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The authors would like to thank Robert Flood, Boriana Yontcheva, and the participants of the IVth METU International Economic Conference, as well as the IMF African Department and Department of Economics at Bilkent University seminar participants for helpful comments on earlier versions. The views expressed in this paper do not necessarily reflect those of the institutions with which the authors are affiliated. The authors thank also Tom Walter for helpful editorial suggestions.
White (1992) provides an overview of the results found on the relationship between aid and growth, aid and the real exchange rate, and aid and savings. Boone (1996) analyzes the effects of aid on economic growth. Buliř and Hamann (2001) show that, given the uncertainty in aid flows, large aid flows could create difficulties in fiscal discipline. Lensink (1993) and Pillai (1982) find that total aid flows have a negative effect on government revenue, while Stotsky and Wolde Mariam (1997) find the contrary. Knack (2001) and Alesina and Weder (2002) find empirical support for the argument that higher aid levels erode the quality of governance or increase corruption.
McKinnon (1973), Boyd and Prescott (1986), Greenwood and Jovanovic (1990), and King and Levine (1993), among others, discuss the growth effects of well-functioning financial markets. However, Favara (2003), using a variety of econometric methods, does not find robust support for the notion that finance spurs economic growth.
The small open economy assumption implies that the country will be a price taker in the tradables market; hence the relative price will change on account of the increase in the price of the nontradables.
The assumptions of the underlying model are that domestic prices are fully flexible, and that there is a floating exchange rate regime.
Adam (2001) provides a comprehensive overview of the effects of aid on the macroeconomic management and exchange rate in Uganda.
The figures are obtained from IMF’s staff report for the 2002 Article IV consultation with Uganda (http://www.imf.org/external/pubs/ft/scr/2003/cr0383.pdf). Net donor inflows encompass official assistance to the government, including budget and project grants, concessional official loans, and HIPC initiative assistance, net of interest and amortization due on external public debt to official creditors.
Defined as overall fiscal balance, excluding grants, net of interest payments on external debt and government expenditure on imports.
Among may others, Levine and Renelt (1992) review alternative specifications for empirical growth regressions.
Assassinations were excluded from the analysis since the available data not only restrict the data set in the analysis significantly but also have a very small variation.
Dalgaard and Hansen (2001) have also shown a high correlation between these alternative measures and point out that the measures could be used interchangeably in such analysis.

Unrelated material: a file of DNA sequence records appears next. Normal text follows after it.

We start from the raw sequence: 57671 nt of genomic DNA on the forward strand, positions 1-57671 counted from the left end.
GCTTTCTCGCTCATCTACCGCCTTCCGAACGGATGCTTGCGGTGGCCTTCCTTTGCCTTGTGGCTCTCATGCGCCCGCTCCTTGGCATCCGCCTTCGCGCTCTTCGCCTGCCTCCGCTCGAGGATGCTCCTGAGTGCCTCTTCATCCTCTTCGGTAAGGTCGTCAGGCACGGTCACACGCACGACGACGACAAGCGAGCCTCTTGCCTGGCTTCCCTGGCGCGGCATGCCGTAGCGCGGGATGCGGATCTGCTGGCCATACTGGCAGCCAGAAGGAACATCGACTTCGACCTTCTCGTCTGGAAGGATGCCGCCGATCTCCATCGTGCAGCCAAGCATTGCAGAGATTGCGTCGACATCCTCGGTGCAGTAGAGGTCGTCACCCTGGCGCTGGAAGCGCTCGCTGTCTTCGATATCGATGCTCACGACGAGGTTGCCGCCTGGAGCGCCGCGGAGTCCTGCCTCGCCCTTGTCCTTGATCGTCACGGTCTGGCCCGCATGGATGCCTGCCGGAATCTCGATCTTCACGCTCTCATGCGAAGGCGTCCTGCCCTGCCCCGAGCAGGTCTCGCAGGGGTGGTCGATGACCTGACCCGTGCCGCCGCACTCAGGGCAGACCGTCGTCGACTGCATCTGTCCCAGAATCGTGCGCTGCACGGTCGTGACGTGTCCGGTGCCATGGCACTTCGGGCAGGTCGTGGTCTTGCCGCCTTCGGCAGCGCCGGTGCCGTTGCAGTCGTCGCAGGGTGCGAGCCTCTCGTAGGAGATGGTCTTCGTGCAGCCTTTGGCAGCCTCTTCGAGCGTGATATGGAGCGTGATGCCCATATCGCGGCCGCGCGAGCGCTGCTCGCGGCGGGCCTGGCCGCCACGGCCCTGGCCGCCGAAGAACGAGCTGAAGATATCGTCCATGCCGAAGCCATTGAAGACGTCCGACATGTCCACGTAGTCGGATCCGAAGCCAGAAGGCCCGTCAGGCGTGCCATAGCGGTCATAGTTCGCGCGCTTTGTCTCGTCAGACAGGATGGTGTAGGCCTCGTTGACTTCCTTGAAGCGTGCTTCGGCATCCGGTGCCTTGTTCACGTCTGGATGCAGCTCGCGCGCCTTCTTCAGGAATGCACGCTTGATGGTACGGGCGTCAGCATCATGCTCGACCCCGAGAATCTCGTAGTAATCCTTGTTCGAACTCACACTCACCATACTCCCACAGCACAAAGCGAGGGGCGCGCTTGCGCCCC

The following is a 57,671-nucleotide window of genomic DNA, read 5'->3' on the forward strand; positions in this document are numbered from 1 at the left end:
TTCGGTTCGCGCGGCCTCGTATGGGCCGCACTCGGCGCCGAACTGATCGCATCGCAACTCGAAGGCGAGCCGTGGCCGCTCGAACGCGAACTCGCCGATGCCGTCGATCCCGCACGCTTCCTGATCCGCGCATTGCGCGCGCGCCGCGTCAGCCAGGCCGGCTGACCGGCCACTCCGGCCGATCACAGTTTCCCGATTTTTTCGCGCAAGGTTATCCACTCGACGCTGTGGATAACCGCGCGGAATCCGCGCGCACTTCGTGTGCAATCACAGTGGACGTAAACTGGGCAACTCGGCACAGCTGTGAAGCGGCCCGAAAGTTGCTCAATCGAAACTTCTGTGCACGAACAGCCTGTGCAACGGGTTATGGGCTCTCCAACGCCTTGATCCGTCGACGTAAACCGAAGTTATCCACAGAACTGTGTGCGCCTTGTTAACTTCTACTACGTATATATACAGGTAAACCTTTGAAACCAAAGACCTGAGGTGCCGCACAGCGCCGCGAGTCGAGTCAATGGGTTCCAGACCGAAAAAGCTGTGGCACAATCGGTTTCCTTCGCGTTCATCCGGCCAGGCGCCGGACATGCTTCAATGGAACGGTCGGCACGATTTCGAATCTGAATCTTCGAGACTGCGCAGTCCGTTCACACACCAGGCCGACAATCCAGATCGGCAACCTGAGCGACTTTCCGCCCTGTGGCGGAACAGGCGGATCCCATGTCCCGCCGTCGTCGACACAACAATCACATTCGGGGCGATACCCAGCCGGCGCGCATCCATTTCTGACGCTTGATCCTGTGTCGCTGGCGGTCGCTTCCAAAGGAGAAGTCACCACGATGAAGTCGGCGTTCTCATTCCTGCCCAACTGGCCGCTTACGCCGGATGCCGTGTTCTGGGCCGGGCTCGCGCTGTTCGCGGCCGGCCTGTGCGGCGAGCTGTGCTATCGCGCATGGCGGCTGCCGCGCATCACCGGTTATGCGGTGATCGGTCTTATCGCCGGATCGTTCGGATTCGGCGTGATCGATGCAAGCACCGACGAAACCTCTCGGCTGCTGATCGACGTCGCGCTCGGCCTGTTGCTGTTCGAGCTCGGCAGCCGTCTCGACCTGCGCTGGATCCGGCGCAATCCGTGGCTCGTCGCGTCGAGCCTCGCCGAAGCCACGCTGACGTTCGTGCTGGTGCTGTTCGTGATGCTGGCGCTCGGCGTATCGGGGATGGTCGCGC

A monthly publication of Political Risk Services that reports data on the risk of expropriation, level of corruption, rule of law, and bureaucratic quality in an economy.
In testing the robustness of BD result, Easterly, Levine, and Roodman use also longer time periods.
The regression results reported, however, include 42–46 countries, given the limited availability of ICRG data on bureaucratic quality.
A Hausman test for fixed versus random effects favors fixed effects.
Cross-section weights are used to correct for cross-section heteroskedasticity.
The financial development indicators are all in natural logs, as is common in the literature. The average of the natural log of liquid liabilities measure of financial market development is 3.37, while the standard deviation of this measure is 0.50. This suggests that the share of liquid liabilities is below 17.8 percent of GDP for the low financial market development group, above 47.8 percent for the high financial market development group, and between 17.8 percent and 47.8 percent for the average financially developed group. The average of the log of the private sector credit measure of financial market development is 3.15, while the standard deviation of this measure is 0.72.
With aid itself not significant, 0.135 is obtained by multiplying the natural log of 47.8 by the coefficient of the interaction term, 0.035 (see Table 5).
For the average financially developed, we assume a mid-range level of 29.65 percent (average of 48 and 11.3) whose natural log is 3.39. This, together with the 0.23 coefficient on aid and the 0.09 coefficient on the relevant interaction term (Table 5, column (2)), yields a marginal growth impact of aid 0.07. For economies with low financial market development, the natural log of the 11.3 percent upper bound is 2.42. This, together with the coefficients on aid and on the relevant interaction term, yields a negative growth impact of 0.26 percentage point at least.
It suggests that besides the size of the financial sector, the efficiency and quality of financial intermediation may have an impact on aid effectiveness. The efficiency aspects of financial intermediation are beyond the object of our analysis.